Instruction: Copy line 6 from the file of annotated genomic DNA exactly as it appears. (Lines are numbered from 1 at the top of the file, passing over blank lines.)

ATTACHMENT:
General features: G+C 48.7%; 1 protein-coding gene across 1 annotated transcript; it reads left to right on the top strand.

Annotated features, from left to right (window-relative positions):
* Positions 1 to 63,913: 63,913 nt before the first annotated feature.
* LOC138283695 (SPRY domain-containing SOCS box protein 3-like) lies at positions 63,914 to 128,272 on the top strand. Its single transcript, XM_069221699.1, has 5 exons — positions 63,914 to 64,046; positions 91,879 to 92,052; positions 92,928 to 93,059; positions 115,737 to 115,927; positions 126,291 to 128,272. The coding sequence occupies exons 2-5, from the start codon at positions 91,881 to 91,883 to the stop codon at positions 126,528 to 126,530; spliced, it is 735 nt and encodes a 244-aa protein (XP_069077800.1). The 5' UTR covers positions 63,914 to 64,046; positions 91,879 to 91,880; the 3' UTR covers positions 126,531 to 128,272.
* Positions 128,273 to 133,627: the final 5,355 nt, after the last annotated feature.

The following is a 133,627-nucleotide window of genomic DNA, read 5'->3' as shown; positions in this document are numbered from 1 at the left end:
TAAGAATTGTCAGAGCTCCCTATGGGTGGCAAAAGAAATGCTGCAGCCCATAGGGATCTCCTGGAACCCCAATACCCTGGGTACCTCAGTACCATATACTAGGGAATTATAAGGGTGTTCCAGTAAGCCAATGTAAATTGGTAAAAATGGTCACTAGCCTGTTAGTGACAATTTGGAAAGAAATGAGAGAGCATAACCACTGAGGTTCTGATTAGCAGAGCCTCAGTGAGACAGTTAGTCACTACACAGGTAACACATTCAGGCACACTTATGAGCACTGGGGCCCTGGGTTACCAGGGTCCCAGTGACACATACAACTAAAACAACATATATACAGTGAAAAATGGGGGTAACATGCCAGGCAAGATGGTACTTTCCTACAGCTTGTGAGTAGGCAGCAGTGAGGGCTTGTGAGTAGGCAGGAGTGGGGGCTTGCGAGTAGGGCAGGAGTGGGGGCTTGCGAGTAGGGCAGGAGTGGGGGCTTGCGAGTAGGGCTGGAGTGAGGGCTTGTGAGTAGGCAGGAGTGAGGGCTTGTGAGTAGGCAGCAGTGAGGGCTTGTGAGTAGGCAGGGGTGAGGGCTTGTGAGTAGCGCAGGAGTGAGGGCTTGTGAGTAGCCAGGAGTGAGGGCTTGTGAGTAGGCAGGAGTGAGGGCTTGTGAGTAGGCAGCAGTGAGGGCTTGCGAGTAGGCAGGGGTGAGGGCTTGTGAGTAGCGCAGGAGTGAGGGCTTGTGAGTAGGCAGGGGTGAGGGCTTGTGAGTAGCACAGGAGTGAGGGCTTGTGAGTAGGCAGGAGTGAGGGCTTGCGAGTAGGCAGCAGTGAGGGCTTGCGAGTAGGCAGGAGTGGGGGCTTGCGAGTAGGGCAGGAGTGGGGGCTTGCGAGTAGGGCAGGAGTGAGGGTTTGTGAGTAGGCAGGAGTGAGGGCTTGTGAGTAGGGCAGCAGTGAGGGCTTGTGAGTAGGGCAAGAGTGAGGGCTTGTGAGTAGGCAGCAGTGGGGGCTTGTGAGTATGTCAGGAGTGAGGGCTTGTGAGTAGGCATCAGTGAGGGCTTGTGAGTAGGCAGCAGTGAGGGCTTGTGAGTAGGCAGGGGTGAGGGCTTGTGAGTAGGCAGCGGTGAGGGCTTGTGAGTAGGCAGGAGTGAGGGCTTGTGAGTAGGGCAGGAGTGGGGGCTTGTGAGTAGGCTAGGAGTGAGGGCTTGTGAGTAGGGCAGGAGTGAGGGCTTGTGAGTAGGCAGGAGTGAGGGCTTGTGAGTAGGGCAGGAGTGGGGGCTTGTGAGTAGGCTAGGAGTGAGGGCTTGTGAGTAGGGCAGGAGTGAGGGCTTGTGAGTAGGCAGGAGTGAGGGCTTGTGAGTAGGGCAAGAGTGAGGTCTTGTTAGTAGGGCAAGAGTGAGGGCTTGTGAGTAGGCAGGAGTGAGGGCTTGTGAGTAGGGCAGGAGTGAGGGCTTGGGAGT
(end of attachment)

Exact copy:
The following is a 133,627-nucleotide window of genomic DNA, read 5'->3' as shown; positions in this document are numbered from 1 at the left end: